Prime Minister Imran khan's debt relief initiative highlighted at international webinar, July 29, 2020

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Prime Minister Imran khan's debt relief initiative highlighted at international webinar, July 29, 2020

ISLAMABAD-NEW YORK, Pakistan' Prime Minister Imran Khan's debt relief initiative was designed to provide adequate fiscal space for the developing countries to manage and recover from the grave crisis set off by the coronavirus pandemic, Ambassador Munir Akram said Tuesday, while speaking at a webinar in which noted international experts took part.

Ambassador Akram was participating in the online discussion on "Sovereign Debt: Emerging Issues and Challenges" in his capacity as the President of the UN Economic and Social Council (ECOSOC) and co-chairman of the group on debt relief.

The webinar was convened by the Intergovernmental Group of 24 on international monetary affairs and development, which was established in 1971 as a chapter of the Group of 77 (developing countries) to coordinate the positions of developing countries on development finance issues.

Launching his initiative in April, Prime Minister Imran khan urged international stakeholders for urgent debt relief for developing countries so they can deal more effectively with the economic fallout from the coronavirus pandemic,

In his remarks, Ambassador Akram said, “In the group that we have convened following the Prime Minister of Pakistan's debt proposal and the UN Secretary General’s initiative on financing, the debt group is considering four areas: the G-20’s debt suspension initiative; debt restructuring for Middle income countries; alternatives to debt relief and restructuring, and reform of the financial architecture. he said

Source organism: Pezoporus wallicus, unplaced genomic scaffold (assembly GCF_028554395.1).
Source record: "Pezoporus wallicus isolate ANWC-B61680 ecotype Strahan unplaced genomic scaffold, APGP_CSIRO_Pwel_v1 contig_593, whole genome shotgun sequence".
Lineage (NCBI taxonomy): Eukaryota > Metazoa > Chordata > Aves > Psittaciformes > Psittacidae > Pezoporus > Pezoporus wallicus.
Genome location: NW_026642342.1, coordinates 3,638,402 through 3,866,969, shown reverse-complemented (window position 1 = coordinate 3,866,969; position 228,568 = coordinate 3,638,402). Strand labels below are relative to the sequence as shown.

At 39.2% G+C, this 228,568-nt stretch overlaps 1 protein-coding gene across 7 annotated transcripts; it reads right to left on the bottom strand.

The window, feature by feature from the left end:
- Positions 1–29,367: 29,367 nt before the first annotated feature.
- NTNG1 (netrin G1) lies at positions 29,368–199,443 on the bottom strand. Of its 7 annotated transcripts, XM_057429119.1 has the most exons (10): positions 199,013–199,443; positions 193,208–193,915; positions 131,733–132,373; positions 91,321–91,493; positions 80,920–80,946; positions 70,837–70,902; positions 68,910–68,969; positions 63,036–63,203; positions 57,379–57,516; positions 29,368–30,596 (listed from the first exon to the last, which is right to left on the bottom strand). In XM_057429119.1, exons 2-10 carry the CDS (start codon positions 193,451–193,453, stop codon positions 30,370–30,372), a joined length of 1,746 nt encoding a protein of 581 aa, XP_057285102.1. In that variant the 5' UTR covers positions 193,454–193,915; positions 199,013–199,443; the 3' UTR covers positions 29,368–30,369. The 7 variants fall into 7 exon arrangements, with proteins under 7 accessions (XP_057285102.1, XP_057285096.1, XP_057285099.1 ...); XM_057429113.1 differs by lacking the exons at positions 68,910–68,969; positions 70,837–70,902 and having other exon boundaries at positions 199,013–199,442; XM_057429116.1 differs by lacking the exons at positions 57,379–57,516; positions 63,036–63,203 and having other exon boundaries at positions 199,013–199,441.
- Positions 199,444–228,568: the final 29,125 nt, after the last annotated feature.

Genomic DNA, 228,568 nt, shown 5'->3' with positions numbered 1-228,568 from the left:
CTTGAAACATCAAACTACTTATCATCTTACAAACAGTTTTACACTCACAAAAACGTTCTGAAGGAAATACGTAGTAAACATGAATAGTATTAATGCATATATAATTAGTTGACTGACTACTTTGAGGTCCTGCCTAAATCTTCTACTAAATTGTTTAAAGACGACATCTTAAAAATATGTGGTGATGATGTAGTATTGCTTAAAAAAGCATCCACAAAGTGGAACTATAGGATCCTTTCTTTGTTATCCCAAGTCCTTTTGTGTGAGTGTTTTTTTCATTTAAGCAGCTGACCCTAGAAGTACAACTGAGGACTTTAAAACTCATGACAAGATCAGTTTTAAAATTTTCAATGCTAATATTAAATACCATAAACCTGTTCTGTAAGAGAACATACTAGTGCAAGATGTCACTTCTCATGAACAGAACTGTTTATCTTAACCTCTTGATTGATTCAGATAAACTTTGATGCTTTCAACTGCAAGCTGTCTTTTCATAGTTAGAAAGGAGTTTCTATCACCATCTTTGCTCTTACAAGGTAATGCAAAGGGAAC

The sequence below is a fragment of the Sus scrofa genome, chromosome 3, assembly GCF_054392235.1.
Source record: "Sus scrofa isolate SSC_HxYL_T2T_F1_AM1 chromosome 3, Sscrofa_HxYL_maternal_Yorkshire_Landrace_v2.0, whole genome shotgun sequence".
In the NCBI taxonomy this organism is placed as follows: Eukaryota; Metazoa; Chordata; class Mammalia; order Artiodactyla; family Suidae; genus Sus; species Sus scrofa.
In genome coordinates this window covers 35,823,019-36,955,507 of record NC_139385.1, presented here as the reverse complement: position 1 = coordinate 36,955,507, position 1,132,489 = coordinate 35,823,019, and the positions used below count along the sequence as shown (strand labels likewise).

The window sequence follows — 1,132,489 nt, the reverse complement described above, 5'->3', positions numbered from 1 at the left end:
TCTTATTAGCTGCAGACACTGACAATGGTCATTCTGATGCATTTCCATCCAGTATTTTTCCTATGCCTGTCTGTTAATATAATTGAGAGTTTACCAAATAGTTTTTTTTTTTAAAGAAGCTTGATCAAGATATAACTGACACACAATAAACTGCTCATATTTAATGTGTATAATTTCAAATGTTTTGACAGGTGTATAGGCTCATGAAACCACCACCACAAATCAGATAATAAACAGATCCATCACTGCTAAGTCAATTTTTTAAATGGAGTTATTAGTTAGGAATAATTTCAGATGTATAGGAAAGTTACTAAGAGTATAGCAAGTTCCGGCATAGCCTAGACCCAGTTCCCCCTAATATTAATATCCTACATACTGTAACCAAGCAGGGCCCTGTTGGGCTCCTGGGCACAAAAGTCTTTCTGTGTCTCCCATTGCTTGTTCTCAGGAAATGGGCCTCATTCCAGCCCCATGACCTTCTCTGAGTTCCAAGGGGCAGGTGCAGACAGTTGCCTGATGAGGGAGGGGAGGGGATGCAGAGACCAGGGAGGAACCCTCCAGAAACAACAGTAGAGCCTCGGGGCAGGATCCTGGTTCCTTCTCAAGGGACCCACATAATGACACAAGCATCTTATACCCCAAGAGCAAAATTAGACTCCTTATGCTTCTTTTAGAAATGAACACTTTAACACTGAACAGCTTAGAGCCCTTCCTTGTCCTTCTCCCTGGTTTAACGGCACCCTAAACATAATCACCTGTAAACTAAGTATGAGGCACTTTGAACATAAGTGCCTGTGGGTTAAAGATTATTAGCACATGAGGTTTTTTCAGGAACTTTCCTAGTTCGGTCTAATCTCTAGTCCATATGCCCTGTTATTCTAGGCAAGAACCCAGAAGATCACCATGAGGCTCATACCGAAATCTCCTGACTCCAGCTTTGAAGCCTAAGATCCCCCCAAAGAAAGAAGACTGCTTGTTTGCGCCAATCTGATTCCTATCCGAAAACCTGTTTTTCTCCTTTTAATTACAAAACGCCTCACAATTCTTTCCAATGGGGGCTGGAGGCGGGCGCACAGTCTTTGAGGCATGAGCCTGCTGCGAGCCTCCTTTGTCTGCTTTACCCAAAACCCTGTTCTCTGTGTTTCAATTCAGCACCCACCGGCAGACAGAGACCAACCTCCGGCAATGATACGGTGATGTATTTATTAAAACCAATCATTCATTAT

(The G-20 is an international forum for the governments and central bank governors from 19 countries and the European Union.)

While welcoming the G-20's debt suspension initiative, the ambassador identified four issues: why all eligible countries haven’t applied for the debt suspension? Secondly, the period of the debt suspension , which depends on how long the COVID crisis lasts. Third, expansion of the coverage to include middle income countries in debt distress, and fourth, participation of private sector creditors which holds the largest part of the developing countries’ debt.

The Ambassador underscored the importance of securing participation of private creditors in the debt suspension, which was extensively discussed by the experts in the webinar, and of multilateral development banks. He also highlighted the option of reallocation of Special Drawing Rights or creation of new SDRs by the International Monetary Fund (IMF).

“I believe the contributions that have been made at the forum today are extremely valuable and we would be looking forward to further such contributions as we go forward in trying to put together many of our options for financing and debt,  he added.

he webinar included renowned scholars and officials from multilateral international organizations, including the IMF and the World Bank.